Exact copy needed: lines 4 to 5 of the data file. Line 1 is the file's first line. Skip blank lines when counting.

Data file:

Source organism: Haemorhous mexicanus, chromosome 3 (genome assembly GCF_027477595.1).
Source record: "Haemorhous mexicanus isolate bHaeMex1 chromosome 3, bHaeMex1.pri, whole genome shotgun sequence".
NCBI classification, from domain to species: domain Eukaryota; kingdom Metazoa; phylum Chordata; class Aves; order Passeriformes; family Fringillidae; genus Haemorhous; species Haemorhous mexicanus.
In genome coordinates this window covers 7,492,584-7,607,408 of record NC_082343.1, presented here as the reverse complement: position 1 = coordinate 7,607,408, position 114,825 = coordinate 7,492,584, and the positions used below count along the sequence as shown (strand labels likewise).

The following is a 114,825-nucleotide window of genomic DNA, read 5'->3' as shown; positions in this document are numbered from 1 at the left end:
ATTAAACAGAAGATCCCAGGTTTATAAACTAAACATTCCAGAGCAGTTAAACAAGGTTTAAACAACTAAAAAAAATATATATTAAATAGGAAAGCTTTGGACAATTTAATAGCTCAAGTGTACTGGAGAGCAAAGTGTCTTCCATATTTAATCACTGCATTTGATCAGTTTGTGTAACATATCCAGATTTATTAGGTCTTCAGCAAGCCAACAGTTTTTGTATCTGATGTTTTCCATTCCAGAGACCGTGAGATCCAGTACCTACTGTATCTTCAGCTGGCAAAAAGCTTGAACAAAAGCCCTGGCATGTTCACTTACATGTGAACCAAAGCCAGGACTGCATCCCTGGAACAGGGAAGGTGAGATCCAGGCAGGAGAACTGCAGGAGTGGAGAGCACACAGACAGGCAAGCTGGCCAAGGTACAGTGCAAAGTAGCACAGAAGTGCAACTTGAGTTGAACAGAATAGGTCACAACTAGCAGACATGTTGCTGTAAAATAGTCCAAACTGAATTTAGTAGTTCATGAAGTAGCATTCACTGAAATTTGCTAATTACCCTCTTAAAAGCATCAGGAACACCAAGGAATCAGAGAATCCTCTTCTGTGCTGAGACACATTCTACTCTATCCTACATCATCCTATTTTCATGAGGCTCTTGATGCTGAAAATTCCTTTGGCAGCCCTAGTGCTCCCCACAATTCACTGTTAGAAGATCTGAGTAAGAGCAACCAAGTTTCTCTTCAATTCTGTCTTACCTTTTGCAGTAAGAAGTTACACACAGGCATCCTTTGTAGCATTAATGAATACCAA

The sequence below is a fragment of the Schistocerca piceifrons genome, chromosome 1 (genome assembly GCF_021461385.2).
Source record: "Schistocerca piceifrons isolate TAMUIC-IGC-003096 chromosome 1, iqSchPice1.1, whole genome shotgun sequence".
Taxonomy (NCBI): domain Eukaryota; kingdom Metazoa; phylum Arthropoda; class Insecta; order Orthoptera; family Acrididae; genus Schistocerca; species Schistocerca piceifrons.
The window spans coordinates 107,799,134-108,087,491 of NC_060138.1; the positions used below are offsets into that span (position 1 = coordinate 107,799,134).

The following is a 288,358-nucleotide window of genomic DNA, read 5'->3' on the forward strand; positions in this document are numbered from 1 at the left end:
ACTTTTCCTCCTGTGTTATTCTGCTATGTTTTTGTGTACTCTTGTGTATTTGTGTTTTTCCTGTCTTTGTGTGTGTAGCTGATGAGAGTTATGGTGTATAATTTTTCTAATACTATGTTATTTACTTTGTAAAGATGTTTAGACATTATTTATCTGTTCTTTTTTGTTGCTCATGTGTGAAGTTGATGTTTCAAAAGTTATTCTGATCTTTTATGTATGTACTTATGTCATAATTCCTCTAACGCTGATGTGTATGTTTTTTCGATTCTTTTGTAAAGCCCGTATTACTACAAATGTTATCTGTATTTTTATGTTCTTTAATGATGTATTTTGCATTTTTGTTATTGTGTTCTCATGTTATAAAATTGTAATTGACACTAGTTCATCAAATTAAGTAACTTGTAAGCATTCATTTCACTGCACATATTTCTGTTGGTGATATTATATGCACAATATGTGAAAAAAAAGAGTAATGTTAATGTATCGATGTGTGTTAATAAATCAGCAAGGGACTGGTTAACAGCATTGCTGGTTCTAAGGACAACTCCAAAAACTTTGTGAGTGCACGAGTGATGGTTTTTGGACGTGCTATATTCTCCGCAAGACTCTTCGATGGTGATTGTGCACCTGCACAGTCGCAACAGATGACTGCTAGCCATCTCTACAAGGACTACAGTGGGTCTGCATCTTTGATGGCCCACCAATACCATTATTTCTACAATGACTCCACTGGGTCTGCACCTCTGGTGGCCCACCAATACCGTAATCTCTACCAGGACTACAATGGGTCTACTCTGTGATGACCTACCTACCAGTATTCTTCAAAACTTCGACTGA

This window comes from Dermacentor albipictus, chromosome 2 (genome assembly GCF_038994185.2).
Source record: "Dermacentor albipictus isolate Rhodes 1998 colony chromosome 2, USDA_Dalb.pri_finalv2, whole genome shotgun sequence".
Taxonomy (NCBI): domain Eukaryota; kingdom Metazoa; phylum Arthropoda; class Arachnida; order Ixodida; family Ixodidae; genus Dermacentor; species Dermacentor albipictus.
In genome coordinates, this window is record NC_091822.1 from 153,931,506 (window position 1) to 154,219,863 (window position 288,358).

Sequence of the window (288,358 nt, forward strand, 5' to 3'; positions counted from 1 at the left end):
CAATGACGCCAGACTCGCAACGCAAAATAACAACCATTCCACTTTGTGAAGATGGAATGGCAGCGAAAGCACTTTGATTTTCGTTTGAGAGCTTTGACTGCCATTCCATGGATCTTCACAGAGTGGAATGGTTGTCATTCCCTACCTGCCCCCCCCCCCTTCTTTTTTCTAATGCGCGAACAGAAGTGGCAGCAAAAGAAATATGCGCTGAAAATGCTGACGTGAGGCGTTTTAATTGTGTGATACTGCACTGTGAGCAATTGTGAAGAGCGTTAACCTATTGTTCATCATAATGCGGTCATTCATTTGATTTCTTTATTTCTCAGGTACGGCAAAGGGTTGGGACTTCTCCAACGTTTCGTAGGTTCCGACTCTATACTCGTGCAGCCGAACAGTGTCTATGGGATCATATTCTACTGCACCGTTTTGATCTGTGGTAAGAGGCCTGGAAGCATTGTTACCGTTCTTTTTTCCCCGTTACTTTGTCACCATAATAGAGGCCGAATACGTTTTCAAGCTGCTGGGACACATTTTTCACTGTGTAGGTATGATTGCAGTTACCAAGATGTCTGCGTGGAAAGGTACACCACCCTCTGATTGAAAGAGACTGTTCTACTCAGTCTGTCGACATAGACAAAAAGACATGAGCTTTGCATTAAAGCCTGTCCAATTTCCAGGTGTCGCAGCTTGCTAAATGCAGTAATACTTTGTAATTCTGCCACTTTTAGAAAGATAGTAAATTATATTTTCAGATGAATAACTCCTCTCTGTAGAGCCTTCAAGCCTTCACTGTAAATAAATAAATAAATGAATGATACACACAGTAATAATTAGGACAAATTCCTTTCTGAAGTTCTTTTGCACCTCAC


In genome coordinates this window covers 7,492,584-7,607,408 of record NC_082343.1, presented here as the reverse complement: position 1 = coordinate 7,607,408, position 114,825 = coordinate 7,492,584, and the positions used below count along the sequence as shown (strand labels likewise).

The following is a 114,825-nucleotide window of genomic DNA, read 5'->3' as shown; positions in this document are numbered from 1 at the left end: